Blast from the past: Téa Cooper

9 December, 2015


Dear Téa,

Thank you for dropping in.

It’s my pleasure, thanks for inviting me.

I really enjoy your writing – “Jazz Baby” was fabulous and so was “Passionfruit and Poetry”.

That’s great to hear.

  • First of all, Téa, a question I have been dying to ask – how does it happen that you get the most gorgeous covers for your books? EVERY time. Do you get to choose out of a bunch of options or are the cover gods uncommonly kind to you?

The cover gods love me! The Harlequin cover artists are a fabulously talented group. Authors are asked to fill in a Cover Brief and I have a Pinterest board for all my books so I send the link to that.


  • Let’s talk about “The Horse Thief”, your latest offering.


Book Blurb:

Can she save her family’s horse stud and reputation?

When India Kilhampton is caught up in the heart-stopping excitement of the first Melbourne Cup her mind is made up. She will breed a horse to win the coveted trophy and reunite her fractured family. Determined to make her dream a reality she advertises for a horse breeder.

Jim Mawgan arrives at Helligen Stud in the Hunter Valley to take up the position. Jim however, has a mission: he must fulfil his father’s dying wish to right past wrongs and prove his ownership of the prized stallion Jefferson.

Jim and India discover they share a common goal but as the secrets of the past unravel old enmities surface. Although betrayed, will India save Jim before he is branded a horse thief and sentenced to death?



  • Are all your books traditionally published? If yes, have you ever considered going indie?

My Australian historical fiction is published by Harlequin and I have self published my contemporary fiction and my novellas. In fact, I do my own covers for my self published books.

  • Tell us something about Jim of “The Horse Thief”? Why do you think your fans will adore him? Will they?

Jim is caught between a rock and a hard place but he is loyal to a fault. It’s a quality I value and I hope my readers do too.

  • I like that Jim’s love interest is called India – how did you come to pick that particular name?

I think India is a wonderful name and I have a soft spot for all things Indian. I lived and worked as a teacher in India for twelve months, and I nearly stayed forever – don’t ask me how long ago!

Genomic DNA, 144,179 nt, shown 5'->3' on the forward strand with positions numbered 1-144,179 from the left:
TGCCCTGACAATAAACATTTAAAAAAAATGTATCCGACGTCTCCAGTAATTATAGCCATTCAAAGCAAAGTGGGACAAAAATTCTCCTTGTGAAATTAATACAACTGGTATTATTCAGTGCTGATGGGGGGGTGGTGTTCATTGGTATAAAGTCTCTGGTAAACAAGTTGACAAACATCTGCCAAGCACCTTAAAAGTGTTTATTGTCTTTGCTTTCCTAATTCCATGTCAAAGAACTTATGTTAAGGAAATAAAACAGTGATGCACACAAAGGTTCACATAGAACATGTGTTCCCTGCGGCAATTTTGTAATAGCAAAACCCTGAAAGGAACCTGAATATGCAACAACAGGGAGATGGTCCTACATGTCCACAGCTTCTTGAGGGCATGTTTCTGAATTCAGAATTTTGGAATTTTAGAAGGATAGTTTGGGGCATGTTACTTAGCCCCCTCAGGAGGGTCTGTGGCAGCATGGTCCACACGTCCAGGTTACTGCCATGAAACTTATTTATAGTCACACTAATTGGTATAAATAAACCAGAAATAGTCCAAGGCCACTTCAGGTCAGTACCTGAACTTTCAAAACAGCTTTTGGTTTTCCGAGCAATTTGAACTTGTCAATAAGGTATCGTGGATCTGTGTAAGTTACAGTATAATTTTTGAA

• I wish we’d met! Coming back to your characters, do you look for images to inspire you when you are creating characters? Care to share some of those images here?

As I said earlier I use a Pinterest board for each of my books, especially for the historicals where there is so much research involved. Perhaps it’s easiest to just show you – take a look here!

  • What is your favorite genre to read? How has it influenced what you yourself write?

I read anything and everything, fiction and non fiction. I say I don’t like fantasy but I list Lord of the Rings as my favourite book. I usually have two or three books on the go at once.

  • Has any contemporary real-life event, personal or public, ever begged to be written into one of your stories? Could you share it with us, please?

I believe every writer leaves a bit of real-life in everything they write. There’s no one event that I have based a book on. The starting point for The Horse Thief was a throw away comment someone made…you’ll have to read the historical note at the end of the book to get the full story!

  • Very interesting! So tell us, of all the attributes of a well written story, which is the one that pleases you the most?

A plot or an ending I’m not expecting. The last book that completely flummoxed me was The Forgotten Garden by Kate Morton. I just didn’t see it coming!

  • What one or two things absolutely irritate you in a book, and would most certainly make you put the book down immediately?

There’s not a lot. I’ll forgive the odd editing mistake, though I want to curl up and die if I find them in my own books. I prefer fiction books to have more of a plot than just boy meets girl.

  • When do you write? What is your writing space like? What do you use, pencil/pen and paper, or a gadget?

My job is writing so I write most days. I find it easier to be creative in the mornings and I tend to write new words earlier in the day. I have a study, with a sofa and coffee table as well as a desk and an outside courtyard – a bit spoilt really! I use a MacBook, Ipad and an iPhone depending on my mood and I resort to pen and paper when the going gets tough. I have a huge blackboard circle painted on my study wall which I use for plotting.

  • Your advice to starting authors – one thing they MUST do and one that they should NEVER.

Cultivate the art of patience … that covers both the must and the never. It’s something I still grapple with. The wheels of publishing grind slowly!

Great advice, Téa. Thank you so much!


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